5. Spatial (picture learner)

These children have a gift for perceiving the world accurately and recreating or transforming aspects of the world. They often see the world in pictures. They may enjoy drawing, painting, building blocks or structures, doing puzzles, taking photographs, or observing maps. These learners have an amazing ability to read people’s body language and facial expressions. This learning type also has a good visual memory for details and interprets pictures and charts well.

How Do They Learn Best? Children with spatial intelligence are often visual or picture learners. Children with spatial intelligence learn best when taught using written, modeled, or diagrammed instruction, and visual media.

Teaching Strategies:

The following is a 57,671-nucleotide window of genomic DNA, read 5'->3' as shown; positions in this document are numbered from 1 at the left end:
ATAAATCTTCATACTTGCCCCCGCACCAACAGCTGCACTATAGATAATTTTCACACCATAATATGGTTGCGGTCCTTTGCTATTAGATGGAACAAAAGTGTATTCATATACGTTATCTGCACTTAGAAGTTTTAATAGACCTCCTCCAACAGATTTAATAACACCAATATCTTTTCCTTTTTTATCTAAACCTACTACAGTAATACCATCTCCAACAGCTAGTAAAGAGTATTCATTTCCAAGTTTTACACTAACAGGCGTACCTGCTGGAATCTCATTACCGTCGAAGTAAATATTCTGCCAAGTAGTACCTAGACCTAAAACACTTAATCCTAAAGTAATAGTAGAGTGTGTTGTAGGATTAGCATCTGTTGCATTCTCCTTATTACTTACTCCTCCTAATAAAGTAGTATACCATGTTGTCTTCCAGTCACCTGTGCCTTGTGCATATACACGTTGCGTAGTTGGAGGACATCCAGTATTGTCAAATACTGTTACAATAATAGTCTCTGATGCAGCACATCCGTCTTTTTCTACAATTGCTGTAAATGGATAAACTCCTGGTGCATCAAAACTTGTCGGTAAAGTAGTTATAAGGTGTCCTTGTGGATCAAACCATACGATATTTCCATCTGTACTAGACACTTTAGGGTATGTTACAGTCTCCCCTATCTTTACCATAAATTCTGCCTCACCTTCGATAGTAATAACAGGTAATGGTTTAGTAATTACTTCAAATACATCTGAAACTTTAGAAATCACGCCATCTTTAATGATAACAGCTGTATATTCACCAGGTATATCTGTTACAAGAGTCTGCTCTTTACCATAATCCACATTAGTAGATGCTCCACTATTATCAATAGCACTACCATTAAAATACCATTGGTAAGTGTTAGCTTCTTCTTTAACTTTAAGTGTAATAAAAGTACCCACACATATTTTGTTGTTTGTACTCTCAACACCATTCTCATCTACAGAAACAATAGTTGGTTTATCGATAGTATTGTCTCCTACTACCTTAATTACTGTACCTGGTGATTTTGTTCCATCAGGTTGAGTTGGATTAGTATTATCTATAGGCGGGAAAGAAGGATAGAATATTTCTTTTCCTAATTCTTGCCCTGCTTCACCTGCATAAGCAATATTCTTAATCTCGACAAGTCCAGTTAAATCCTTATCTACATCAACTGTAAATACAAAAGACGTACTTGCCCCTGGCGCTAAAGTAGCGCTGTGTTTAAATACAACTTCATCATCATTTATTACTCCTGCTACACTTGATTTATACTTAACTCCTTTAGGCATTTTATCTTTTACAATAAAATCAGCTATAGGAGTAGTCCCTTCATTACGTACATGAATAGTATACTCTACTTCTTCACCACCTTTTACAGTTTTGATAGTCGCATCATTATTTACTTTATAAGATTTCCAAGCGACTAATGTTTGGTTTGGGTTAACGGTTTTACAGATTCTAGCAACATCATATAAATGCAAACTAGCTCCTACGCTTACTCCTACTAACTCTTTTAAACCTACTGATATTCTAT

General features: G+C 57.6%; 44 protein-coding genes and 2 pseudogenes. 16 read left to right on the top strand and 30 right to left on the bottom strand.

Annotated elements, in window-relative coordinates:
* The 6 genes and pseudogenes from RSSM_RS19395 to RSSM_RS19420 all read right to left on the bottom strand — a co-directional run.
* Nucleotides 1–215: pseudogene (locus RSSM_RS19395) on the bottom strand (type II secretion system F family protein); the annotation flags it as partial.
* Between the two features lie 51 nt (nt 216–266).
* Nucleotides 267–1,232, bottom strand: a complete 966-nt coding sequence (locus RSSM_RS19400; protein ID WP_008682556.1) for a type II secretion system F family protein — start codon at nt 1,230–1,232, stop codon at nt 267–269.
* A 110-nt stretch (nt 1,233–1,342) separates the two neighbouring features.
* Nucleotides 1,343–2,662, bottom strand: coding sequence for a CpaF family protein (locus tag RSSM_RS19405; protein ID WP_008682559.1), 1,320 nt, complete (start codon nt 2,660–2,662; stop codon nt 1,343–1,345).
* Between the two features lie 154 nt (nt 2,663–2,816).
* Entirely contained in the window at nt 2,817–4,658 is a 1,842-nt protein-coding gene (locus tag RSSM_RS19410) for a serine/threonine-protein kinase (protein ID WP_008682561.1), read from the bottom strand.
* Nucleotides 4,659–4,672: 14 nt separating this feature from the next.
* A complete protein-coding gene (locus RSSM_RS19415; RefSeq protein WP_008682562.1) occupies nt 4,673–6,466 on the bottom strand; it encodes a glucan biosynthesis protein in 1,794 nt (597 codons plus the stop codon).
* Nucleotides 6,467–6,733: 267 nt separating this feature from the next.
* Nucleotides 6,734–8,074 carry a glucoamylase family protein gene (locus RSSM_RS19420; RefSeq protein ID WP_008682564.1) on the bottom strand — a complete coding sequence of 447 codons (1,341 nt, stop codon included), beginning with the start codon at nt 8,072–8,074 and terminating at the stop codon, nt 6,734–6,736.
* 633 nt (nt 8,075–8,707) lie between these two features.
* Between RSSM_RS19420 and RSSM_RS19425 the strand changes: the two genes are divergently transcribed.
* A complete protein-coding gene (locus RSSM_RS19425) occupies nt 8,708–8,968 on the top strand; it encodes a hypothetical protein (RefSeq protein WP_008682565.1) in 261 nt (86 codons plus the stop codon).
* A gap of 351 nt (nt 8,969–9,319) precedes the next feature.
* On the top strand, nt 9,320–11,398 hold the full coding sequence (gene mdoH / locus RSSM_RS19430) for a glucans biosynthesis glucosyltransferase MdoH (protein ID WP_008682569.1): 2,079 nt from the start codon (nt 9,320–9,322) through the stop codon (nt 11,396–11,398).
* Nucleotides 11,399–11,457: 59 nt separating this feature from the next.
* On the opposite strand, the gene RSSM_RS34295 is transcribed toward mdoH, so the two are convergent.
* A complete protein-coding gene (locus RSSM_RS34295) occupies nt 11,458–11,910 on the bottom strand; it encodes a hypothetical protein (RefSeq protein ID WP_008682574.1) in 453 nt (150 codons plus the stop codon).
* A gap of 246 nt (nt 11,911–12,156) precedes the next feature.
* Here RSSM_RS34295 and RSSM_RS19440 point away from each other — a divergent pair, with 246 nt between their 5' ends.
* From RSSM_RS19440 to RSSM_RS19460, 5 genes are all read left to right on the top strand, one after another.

• Use visual aids during lessons.
  • Take a visual approach to reading and phonics.
  • Encourage them to discover their own methods of problem-solving.
  • Avoid rote memorization. Use conceptual approaches to learning.
  • Allow them to accelerate and advance in the material if appropriate.
  • Master higher-level concepts rather than perfection of simple concepts.
  • Use computers so that material is presented visually.
  • Choose books with visually-stimulating images. 
  • Emphasize creativity, imagination, and innovation in all subjects.

Curriculum and Resources:


Want to know more about learning styles? Click here. If you enjoyed this post, be sure to share it and join my newsletter to stay up-to-date on the latest Homeschool Genius’ happenings.

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1 Comment

  1. 4 Most Overlooked Learning Styles and How to Teach Them Effectively | The Homeschool Genius

    […] This post will identify the four most overlooked intelligence types, their preferred learning style, teaching strategies to honor those learning styles, and a list of curricula and resources to help these intelligence types thrive. You can read about the remaining five types of intelligence here.  […]